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I’ve been to more than my share of strip clubs. I know everyone rolls their eyes when I hark back to Portland, but my hometown is just packed with titty bars, and they’re so much a part of the local scene that, well, it’s common to pop into Union Jacks, or Mary’s or Magic Garden for a night cap. Aside from Viva Las Vegas (Portland’s most literate stripper) and few talented family friends, I would never really go for the strippers themselves. Decent looking white girls, often with tattoos, dancing a little on the low-key end.
This weekend, I paid a visit to my new neighborhood strip joint—-The House, on Georgia Avenue—-and basically had my mind blown.
The House is an ass palace. The talented dancers there would all qualify for centerfolds in BlackMen, Sweets, or any of the burgeoning number of mags dedicated to women whose measurements go something like this: 36-26-42. When you walk in, the booties are the first thing you notice. They’re bobbing about everywhere. Counting on this mesmerizing effect, a well-placed employee jumps to direct you to the drink line. There’s no cover, but you have to buy a drink. We bought a couple of my favorite dirty-old-man drinks—-scotch and soda—-and settled at a table on a little balcony with a view of all the stages. T.I.’s contender for song of the summer, “Big Shit Poppin”, was playing, the first of many jiggle-inspiring numbers to play from the Dirty South.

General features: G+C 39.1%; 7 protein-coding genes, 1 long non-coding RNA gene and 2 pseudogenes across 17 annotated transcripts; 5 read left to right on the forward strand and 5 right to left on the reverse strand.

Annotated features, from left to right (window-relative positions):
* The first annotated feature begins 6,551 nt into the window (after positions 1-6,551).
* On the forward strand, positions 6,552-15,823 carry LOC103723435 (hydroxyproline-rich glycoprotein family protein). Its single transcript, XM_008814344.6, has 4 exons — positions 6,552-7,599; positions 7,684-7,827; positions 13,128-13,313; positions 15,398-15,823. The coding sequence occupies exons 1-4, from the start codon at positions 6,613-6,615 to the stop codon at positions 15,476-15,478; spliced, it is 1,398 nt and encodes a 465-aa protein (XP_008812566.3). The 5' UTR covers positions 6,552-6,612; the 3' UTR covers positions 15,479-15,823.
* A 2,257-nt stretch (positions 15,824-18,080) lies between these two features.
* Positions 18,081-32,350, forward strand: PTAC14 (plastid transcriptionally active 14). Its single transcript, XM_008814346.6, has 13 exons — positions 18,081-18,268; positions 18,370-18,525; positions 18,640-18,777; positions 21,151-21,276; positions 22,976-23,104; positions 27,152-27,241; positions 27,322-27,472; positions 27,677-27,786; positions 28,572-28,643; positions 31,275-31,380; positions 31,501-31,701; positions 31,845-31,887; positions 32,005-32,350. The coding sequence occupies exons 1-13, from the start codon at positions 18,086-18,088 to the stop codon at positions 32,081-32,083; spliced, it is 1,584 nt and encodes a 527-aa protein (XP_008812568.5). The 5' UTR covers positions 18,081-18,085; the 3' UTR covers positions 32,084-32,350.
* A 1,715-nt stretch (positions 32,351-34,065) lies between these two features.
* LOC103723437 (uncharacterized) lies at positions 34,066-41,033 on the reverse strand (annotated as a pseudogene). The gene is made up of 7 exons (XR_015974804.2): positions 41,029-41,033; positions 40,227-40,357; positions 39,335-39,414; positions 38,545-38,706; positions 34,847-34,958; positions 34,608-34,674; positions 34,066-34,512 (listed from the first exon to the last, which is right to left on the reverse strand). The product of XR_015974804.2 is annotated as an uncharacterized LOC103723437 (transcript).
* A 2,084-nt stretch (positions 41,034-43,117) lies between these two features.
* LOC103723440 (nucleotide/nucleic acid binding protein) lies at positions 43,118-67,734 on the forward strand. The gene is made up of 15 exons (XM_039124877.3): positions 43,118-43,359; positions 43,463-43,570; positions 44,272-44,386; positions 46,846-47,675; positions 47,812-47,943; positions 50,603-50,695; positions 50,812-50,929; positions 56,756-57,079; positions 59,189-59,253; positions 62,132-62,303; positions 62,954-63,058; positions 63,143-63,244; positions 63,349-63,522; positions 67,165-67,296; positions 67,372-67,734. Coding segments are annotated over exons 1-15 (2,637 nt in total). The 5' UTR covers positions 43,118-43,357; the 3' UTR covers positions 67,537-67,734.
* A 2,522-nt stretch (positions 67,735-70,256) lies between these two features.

Dancers at The House adhere to a simple method: When they take the stage, they spread out one of those Wal-Mart blankets printed with wolves or a jungle scene. Then they plop down on their backs, stick their asses in the air and shake. This is no ordinary turbo booty. Not just a little wiggle. It’s like a spasmodic gyration of thighs and butts, bumping up and down and shaking from internal tremors.
Men don’t just sit stageside and watch. They get up and stare straight into the depths of each rear. The women usually, eventually, get completely naked. So putting money in a G-string isn’t really possible. Thus the blankets. At the end of their marathon performances, the dancers gather up their squares and trundle away with, from what I saw, several hundred dollars in ones, fives, and 20s.
The whole, raw thing caused a reaction described as “brain melting” in my male friend. I was mostly curious about the aerobic dynamics of performing such feats. And I left a little less sure of the quality of my own derriere.